3) I was looking forward to falling on these nuts the most. The little kid inside of me hoped I would destroy the piece catastrophically, blowing it into little plastic confetti. I wanted to test the smallest nut, since that one has the lowest rated strength at 9.6 kN. This is the placement I fell on:

I climbed till the nut was about even with my knees, my belayer gave me some slack and I jumped off.

I had to jump three times in order to get the picture above. In total I fell 6-9 feet each time, with about 20 feet of rope out. I usually ended up around 15 feet off the ground. This was a reasonably high fall factor of somewhere on the order of 0.4. I weigh 150 lbs. I’ll let someone else do the math on the approximate force I put on the piece as no online site seems to get it right, and if I try you math whizzes will quickly point out the flaws in my assumptions. Most importantly the nut did not fail.

However, we were not able to remove the nut. Unfortunately, none of the pictures we took of the nut after I fell on it turned out. From what we could see it looked like it had slid down a few millimeters and had jammed hard into the crack. We weren’t able to reach it with a nut tool due to the geometry of the crack. If someone is able to remove it from Captain Natural I would love to have it back/ post some pictures.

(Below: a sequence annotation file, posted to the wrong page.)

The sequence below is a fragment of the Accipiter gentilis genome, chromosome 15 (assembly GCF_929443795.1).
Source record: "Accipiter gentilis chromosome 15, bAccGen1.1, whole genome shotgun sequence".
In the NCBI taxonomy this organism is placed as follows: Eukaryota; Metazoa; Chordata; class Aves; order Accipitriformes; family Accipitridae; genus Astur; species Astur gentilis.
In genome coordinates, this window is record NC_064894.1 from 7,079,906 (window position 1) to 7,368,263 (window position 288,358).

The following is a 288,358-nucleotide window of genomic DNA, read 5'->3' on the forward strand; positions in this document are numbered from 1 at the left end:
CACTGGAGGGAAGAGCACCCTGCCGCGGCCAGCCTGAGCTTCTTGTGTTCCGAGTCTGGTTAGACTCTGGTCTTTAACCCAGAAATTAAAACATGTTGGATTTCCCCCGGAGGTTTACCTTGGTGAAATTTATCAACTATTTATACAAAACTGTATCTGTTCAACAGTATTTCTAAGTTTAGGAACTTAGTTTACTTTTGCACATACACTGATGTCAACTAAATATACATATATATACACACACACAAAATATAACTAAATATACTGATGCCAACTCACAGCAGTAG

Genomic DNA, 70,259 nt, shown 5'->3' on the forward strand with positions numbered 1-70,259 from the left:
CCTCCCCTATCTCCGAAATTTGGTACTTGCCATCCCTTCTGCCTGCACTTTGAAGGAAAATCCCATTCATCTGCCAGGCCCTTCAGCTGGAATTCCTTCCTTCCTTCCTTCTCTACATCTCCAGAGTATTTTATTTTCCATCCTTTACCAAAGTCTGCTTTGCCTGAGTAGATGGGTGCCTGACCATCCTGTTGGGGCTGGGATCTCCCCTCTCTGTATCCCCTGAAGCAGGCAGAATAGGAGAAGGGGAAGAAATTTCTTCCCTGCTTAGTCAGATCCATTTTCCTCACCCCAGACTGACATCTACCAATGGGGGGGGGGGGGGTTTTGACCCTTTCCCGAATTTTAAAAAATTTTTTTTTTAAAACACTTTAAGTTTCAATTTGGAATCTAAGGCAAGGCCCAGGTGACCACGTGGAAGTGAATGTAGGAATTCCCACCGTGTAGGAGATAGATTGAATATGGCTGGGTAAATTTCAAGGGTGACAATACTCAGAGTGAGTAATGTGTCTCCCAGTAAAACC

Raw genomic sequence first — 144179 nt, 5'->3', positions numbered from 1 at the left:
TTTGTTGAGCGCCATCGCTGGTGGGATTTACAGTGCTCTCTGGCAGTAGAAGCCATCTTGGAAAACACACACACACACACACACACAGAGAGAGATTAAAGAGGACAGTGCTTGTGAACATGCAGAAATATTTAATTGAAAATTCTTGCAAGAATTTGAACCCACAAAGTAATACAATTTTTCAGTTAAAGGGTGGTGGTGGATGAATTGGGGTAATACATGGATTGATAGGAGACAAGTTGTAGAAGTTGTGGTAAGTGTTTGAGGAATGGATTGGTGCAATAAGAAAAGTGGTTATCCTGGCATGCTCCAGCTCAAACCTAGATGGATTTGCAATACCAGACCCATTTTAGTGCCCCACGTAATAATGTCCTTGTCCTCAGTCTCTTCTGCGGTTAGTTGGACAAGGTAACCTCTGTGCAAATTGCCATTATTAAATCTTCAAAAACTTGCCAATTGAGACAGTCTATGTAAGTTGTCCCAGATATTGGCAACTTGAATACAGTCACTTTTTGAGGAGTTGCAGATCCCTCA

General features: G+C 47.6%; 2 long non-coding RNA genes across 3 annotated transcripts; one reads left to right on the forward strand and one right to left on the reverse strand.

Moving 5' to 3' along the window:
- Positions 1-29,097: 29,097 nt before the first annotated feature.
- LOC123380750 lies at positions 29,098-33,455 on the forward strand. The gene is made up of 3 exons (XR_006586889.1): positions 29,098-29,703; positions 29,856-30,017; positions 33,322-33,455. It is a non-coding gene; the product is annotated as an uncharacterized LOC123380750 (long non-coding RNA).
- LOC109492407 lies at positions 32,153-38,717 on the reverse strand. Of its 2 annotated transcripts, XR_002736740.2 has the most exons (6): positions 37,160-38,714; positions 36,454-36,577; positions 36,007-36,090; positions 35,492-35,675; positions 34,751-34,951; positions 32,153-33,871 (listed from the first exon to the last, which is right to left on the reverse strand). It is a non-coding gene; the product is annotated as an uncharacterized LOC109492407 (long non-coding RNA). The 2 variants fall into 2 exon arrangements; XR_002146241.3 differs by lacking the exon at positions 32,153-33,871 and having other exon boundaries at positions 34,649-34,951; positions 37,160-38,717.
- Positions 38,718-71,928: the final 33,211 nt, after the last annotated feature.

I have encountered fixed nuts in every climbing area I have ventured and I think that putting a high fall factor onto a nut several times in a row will not aid easy removal, no matter the material. This one instance is not damning of gear4rocks’ approach to nuts.

Bottom Line:
• Lightweight
• Easy to clean
• Inspire confidence
• Hold falls
• May be difficult to remove after falls
• $37.03

This price, with free shipping(!!!) means that a set of 8 nuts is $4.60 per nut! I would recommend this product to any novice climber looking to get a set of medium to large nuts because they bite well into the rock with a sharp tug(less likely to walk out), and they are cheap if they need to be replaced for whatever reason. Novice climbers will not fall regularly onto their gear, if it turns out that it is extremely difficult to remove them after an average fall. They are also immensely useful on alpine climbs because they range from finger to off-hands size in one set and they are the least expensive bailing option available. I am going to supplement my nut rack with the seven I have left as they start off about where my metal set ends in terms of size.

I did not pay for this set of nuts. However, I have no obligation to publish a positive review to gear4rocks. I welcome any questions/comments. I also will be glad to ship them anywhere within the CONUS if you promise to return them within a month of receiving them, and pay for shipping both

Review by Phil Lauffen - Original review location at